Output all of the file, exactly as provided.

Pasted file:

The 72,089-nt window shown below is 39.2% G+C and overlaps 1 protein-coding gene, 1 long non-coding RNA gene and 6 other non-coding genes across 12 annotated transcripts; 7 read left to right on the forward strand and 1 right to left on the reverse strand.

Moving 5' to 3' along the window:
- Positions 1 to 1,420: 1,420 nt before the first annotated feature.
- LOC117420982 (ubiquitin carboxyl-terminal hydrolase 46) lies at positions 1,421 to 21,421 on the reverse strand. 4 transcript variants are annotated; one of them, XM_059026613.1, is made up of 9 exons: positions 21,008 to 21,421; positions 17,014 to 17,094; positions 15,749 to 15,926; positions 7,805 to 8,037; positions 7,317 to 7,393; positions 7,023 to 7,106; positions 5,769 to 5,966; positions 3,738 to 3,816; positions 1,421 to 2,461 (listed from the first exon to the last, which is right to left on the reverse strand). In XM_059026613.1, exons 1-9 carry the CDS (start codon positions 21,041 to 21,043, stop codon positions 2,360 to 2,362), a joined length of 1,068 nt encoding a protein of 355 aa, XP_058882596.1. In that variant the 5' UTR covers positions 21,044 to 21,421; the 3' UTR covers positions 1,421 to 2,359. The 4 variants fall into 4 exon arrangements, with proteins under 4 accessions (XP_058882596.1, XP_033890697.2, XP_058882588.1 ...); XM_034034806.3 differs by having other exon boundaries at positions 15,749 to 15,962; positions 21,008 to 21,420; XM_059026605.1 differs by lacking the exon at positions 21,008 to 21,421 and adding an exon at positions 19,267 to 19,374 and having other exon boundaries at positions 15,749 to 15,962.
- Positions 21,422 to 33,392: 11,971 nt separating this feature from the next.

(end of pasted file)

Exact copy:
The 72,089-nt window shown below is 39.2% G+C and overlaps 1 protein-coding gene, 1 long non-coding RNA gene and 6 other non-coding genes across 12 annotated transcripts; 7 read left to right on the forward strand and 1 right to left on the reverse strand.

Moving 5' to 3' along the window:
- Positions 1 to 1,420: 1,420 nt before the first annotated feature.
- LOC117420982 (ubiquitin carboxyl-terminal hydrolase 46) lies at positions 1,421 to 21,421 on the reverse strand. 4 transcript variants are annotated; one of them, XM_059026613.1, is made up of 9 exons: positions 21,008 to 21,421; positions 17,014 to 17,094; positions 15,749 to 15,926; positions 7,805 to 8,037; positions 7,317 to 7,393; positions 7,023 to 7,106; positions 5,769 to 5,966; positions 3,738 to 3,816; positions 1,421 to 2,461 (listed from the first exon to the last, which is right to left on the reverse strand). In XM_059026613.1, exons 1-9 carry the CDS (start codon positions 21,041 to 21,043, stop codon positions 2,360 to 2,362), a joined length of 1,068 nt encoding a protein of 355 aa, XP_058882596.1. In that variant the 5' UTR covers positions 21,044 to 21,421; the 3' UTR covers positions 1,421 to 2,359. The 4 variants fall into 4 exon arrangements, with proteins under 4 accessions (XP_058882596.1, XP_033890697.2, XP_058882588.1 ...); XM_034034806.3 differs by having other exon boundaries at positions 15,749 to 15,962; positions 21,008 to 21,420; XM_059026605.1 differs by lacking the exon at positions 21,008 to 21,421 and adding an exon at positions 19,267 to 19,374 and having other exon boundaries at positions 15,749 to 15,962.
- Positions 21,422 to 33,392: 11,971 nt separating this feature from the next.